Ice hockey is Finland’s national sport, and its popularity is comparable to football in the UK or baseball in the United States. These are some of the amazing facts about Finland’s ice hockey players and their amazing achievements
How a small country produces such great talent
Why has Finland birthed so many great players? 260 indoor rinks in the country, countless numbers of outdoor rinks, and over 75,000 registered players out of a population of 5.7 million helps. The country also includes ice hockey as an essential part of school physical education classes.
Finnish national pride seen in its uniforms
The Finnish team’s uniform match the colours of the Finnish flag: blue and white. It prominently features the Finnish lion from the national the coat of arms, which is also a symbol for the military and the police force amongst others.
One of the greatest to play the game
The top-ranked Finnish player in the history of the sport is Teemu Selänne. His accomplishments include earning one Finnish Championship Medal, three Olympic bronze medals, and one silver medal as a part of the Finnish National Team at the 2006 Winter Olympics in Turin.
Jere Lehtinen’s legendary career achievements
Up until his final season, Jere Lehtinen never finished with a negative plus minus rating. He previously played for the Dallas Stars and is now the general manager of the Finnish National team.
The Swedes and Finns have a (mostly) friendly hockey rivalry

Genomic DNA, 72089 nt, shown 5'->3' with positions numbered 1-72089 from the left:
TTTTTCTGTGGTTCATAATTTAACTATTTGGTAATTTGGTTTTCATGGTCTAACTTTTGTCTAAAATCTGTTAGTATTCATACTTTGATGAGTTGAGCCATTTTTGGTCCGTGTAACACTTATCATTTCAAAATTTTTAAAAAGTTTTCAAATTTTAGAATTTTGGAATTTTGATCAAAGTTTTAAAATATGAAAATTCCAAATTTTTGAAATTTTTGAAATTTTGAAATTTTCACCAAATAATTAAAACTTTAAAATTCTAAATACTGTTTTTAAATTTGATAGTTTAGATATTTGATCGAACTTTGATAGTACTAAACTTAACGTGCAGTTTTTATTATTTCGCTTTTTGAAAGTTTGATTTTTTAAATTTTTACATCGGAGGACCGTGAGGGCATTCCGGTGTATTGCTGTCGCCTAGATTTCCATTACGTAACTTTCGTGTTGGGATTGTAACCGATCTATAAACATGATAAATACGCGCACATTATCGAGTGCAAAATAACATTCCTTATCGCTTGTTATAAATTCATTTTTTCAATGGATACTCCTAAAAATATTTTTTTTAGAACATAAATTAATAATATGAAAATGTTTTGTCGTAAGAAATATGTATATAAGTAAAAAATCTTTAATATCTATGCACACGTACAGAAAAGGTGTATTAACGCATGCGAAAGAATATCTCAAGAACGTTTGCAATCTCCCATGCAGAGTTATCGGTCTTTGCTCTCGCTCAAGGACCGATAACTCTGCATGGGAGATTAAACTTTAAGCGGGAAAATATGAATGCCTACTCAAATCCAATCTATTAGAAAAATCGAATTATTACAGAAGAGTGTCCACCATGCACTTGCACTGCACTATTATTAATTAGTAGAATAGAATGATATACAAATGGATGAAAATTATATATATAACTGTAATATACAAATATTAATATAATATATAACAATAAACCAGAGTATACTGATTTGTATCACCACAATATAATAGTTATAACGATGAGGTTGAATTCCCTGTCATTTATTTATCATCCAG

The Finnish and Swedish teams and their fans frequently make jokes about their friendly rivalry. One example includes a scene in the comedy show The Autocrats when they suggest that Finland should use nuclear weapons to prevent Sweden from winning the championship. Finnish-born player Tomas Sandstrom playing for Swedish teams also caused a stir. Sandstrom is now retired from hockey and works as a firefighter in Sweden.
Koivu’s remarkable journey
Keeping with the Finnish attitude of ‘sisu’ or ‘guts’, Saku Koivu’s lymphoma diagnosis threatened his career, but he quickly pulled through and remarkably continued playing. During his return game at the Molson Centre in Montreal, he received an eight minute standing ovation from his fans and supporters. For his recovery, he was awarded the Bill Masterton Memorial Trophy. He was also the first European player to play as captain for the Montreal Canadiens.
Finland’s only male representative in the Hockey Hall of Fame
Jari Kurri was the first Finnish player inducted into the Hockey Hall of Fame in 2001. So far, he remains the only male Finnish player included in the Hall. He is the top scoring Finnish-born player in history, helped Finland win silver at the 1994 World Championships, and is married to a former Miss Finland.
5,000 and counting
Finland was the first country in Europe—and the third country overall—to take women’s ice hockey seriously. The first official women’s ice hockey league was formed in 1982 with many unofficial leagues playing in the 1970’s. Now, more than 5,000 women play, and that number continues to grow.
The women’s team also shines on the world stage
The Finnish women’s national ice hockey team has consistently found success throughout the years. During the first women’s Olympic hockey tournament at the 1998 Winter Olympics in Nagano, the Finnish team took home the bronze and have also won the gold in four European Championships. Currently, they are ranked third in the world.
Finland’s first hockey hall of famer
Riikka Nieminen holds the all-time leading Olympic score for Finnish players, male or female. She was the first female Finnish player to be included in the Hall of Fame in 2010. She is still one of only four female players included in the Hall of Fame and one of only two Finnish players inducted.